Saturday, August 11, 2012

Shearer should reaffirm Labour's commitment to making work pay

Today's DomPost editorial points out the obvious. God knows why last year's Labour couldn't see it.

Given that the last Labour government had nine years to upskill, educate and nudge, the public could be forgiven for assuming that under Mr Shearer Labour has nothing new to offer.
Of one thing voters can be sure: extending the "in work" tax credit used to compensate low-wage workers for the extra costs associated with work, to beneficiaries, as proposed by Labour last year, will not solve the problem. It will only further reduce the incentives to seek paid employment.

The IWTC is an incentive to work. Effectively remove it and the incentive disappears. Shearer should publicly reaffirm Labour's commitment to making work pay separating himself from the lame duck period under Goff and King.

Friday, August 10, 2012

Doctor and academics slate Mayor's excitement over private sector job creation

Lower Hutt Mayor Ray Wallace has been lambasted on the DomPost's opinion page. Below is a letter from a local GP and a further featured letter from University of Otago academics appeared today. My response to the first follows:


Dear Editor

Unlike Dr Susanna Kent (Letters, August 9) I wasn't "appalled" to see Lower Hutt Mayor Ray Wallace recently launching a refurbished cigarette factory in Petone. Tobacco is still a legal substance. While this remains the case we may as well have the jobs here. At least the usual outcry  over unemployment caused by manufacturing jobs being lost overseas is avoided. Of course, criminalising tobacco would also create jobs. For illicit growers, black market racketeers,  police, court personnel, prison officers, etc. The unstoppable cannabis industry proves the point.

Thursday, August 09, 2012

Acts of heroism

I feel terribly sad about the seeming loss of three lives in New Plymouth yesterday. When you have a child who could easily fit the bill it hits home more sharply perhaps? But there is something I wanted to say. While it may have been the wrong, and eventually tragic call to climb yesterday, the instructor lost his life trying to save the boys. It reminds me of the teacher in the Mangatepopo Gorge tragedy, who strapped one of the youngsters to his back but neither made it out. Makes me weep.

Maori and Pacific unemployment drop

Statistics NZ has just released the June HLFS. Overall unemployment is up slightly (6.7 to 6.8 percent) but Maori (13.9 to 12.8 percent)  Pacific (16.0 to 14.9) and Asian (9.4 to 8.2) unemployment are all down from March, though all figures are still slightly higher than June last year.

A new table (15) has been added. It shows the NEET percentage (aged 15-24 Not in Employment or Education). That stands at 13.1 percent.

Internationally NZ is ranking 14th in the OECD. We have steadily fallen in the rankings since around 2006. The OECD average is 7.9 percent.

Anyway, generally not much to write about that gives cause for optimism.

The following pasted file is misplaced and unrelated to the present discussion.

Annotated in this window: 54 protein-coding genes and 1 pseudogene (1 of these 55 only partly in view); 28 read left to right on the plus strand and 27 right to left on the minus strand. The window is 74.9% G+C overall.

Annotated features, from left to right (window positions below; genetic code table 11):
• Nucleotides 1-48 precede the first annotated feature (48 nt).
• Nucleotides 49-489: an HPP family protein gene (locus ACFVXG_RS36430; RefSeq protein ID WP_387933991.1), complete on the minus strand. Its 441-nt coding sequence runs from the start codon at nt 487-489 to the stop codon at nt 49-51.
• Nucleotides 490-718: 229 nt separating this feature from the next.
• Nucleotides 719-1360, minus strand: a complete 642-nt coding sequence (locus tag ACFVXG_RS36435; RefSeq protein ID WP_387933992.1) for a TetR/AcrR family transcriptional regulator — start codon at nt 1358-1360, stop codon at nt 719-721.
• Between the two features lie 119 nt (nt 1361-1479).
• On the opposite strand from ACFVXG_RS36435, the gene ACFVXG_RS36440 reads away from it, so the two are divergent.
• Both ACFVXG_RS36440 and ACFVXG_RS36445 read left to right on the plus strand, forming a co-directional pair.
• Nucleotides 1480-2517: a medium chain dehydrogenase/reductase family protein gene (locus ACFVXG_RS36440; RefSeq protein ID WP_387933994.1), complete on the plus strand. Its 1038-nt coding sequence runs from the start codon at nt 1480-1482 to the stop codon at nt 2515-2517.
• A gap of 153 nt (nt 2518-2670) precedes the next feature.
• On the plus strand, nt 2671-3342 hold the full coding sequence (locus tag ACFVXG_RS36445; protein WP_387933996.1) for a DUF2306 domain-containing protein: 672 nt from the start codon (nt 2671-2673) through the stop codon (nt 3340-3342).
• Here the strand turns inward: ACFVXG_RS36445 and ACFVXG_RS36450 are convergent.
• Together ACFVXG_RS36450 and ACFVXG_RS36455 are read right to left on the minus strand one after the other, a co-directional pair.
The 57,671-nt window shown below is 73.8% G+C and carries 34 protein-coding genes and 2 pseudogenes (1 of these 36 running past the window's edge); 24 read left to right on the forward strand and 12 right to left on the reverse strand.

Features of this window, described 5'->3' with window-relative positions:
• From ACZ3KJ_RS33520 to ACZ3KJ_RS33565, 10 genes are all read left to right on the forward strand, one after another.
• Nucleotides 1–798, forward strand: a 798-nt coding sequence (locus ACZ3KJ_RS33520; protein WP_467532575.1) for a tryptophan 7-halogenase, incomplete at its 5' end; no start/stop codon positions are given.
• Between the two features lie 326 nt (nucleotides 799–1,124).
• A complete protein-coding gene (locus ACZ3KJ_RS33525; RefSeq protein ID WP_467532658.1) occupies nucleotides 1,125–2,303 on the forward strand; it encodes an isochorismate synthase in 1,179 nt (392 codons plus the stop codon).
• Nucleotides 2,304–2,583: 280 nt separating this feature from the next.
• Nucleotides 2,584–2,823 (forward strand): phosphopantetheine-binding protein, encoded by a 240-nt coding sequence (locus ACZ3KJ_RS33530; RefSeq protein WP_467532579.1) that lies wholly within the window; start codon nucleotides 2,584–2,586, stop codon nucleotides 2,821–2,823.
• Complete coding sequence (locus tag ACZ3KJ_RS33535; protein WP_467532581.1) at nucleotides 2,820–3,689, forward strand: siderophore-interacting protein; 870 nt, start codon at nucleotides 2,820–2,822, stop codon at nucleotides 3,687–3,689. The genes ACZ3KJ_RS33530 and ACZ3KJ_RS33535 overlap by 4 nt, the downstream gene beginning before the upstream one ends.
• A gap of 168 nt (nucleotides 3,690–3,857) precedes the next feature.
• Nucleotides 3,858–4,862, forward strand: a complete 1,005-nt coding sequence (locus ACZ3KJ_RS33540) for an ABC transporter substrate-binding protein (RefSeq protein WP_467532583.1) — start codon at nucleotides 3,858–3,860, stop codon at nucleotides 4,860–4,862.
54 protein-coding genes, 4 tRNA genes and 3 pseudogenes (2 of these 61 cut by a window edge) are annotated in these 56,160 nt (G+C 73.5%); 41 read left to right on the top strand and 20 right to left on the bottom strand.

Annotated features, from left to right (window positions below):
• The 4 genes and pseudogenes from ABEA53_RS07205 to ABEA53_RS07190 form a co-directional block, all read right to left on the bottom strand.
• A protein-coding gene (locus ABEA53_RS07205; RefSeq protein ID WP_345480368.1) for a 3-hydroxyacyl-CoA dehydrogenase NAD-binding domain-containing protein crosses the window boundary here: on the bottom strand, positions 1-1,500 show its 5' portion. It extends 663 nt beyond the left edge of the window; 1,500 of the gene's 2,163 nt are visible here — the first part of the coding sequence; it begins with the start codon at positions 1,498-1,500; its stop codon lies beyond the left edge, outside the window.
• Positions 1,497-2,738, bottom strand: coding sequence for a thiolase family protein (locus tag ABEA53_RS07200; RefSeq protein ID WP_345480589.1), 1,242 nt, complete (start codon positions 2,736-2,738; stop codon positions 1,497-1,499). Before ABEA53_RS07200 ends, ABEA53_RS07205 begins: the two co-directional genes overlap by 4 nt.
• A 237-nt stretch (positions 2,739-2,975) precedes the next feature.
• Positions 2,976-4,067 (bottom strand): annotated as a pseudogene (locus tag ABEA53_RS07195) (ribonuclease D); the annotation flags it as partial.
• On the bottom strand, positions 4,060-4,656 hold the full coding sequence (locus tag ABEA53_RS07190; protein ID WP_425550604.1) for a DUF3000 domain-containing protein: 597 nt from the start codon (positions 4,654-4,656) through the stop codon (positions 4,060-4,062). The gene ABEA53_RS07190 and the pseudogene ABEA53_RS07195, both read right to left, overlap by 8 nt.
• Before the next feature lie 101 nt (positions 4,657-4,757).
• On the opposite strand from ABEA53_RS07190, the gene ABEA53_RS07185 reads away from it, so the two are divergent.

Wednesday, August 08, 2012

Kiwiblog: Labour soft on fraud?

David Farrar has a post regarding an exchange David Shearer had with a constituent about a neighbour being on a sickness benefit while he was up painting his roof. Shearer empathises with the constituent about the unfairness of the situation. Then Farrar points out the hypocrisy of this as Labour has opposed every National reform measure to reduce fraud. The implication is that Labour is soft on benefit fraud.

The statistics don't support this however.

table IS.1: Fraud and abuse investigations and reviews completed, and overpayments identified1
Financial year2 Number of investigations and reviews completed Number of overpayments established Value of overpayments ($)
2006/2007 39,141 7,084 41,935,634
2007/2008 26,736 4,407 33,702,275
2008/2009 26,400 3,327 33,780,453
2009/2010 19,935 2,996 39,336,133
2010/2011 16,266 2,424 39,838,760

table IS.2: Fraud prosecutions completed
Financial year1 Number of prosecution cases of benefit fraud completed
2007/2008 1,028
2008/2009 735
2009/2010 789
2010/2011 690

Quote of the day

From Walter Williams here:

"One does not have to be in favor of death camps or wars of conquest to be a tyrant. The only requirement is that one has to believe in the primacy of the state over individual rights."

Tuesday, August 07, 2012

"ACT brand has been irredeemably damaged"

I am not a fan of Richard Long. In today's Dominion Post he writes as if an expert on ACT's history but can't get the ex-president's name right. However, the title of his column is wholly correct in my humble opinion.

Former ACT president Catherine Isaacs took the political gold at the weekend for making a sensible, coherent case for charter schools. But, alas, it is all too late to save her party.

Monday, August 06, 2012

Unpalatable choices in public health provision

A disturbing example of the difficult choices that will increasingly face public health rationers.

From Scotland:
A GOVERNMENT adviser and leading surgeon has suggested that NHS funds would be better spent on providing surgery for morbidly obese patients than on palliative care for the terminally ill.


Truth Column July 26

My July 26 Truth column is now on-line.

Every day across New Zealand thousands of heroin addicts are given legitimate doses of a heroin substitute – methadone – by their local pharmacist.

While the programme purports to wean people off with reducing doses, more often it’s a maintenance scheme which keeps the addict  stabilised, functioning and free from crime. 

This is a prime example of harm minimisation in practice. It represents an acceptance that people either want or need to use recreational drugs and making criminals out of certain users only creates additional harm.

Contrast this approach with the recent news that police have arrested over 2500 people in cannabis operations over the past six months. 


Other Truth columns here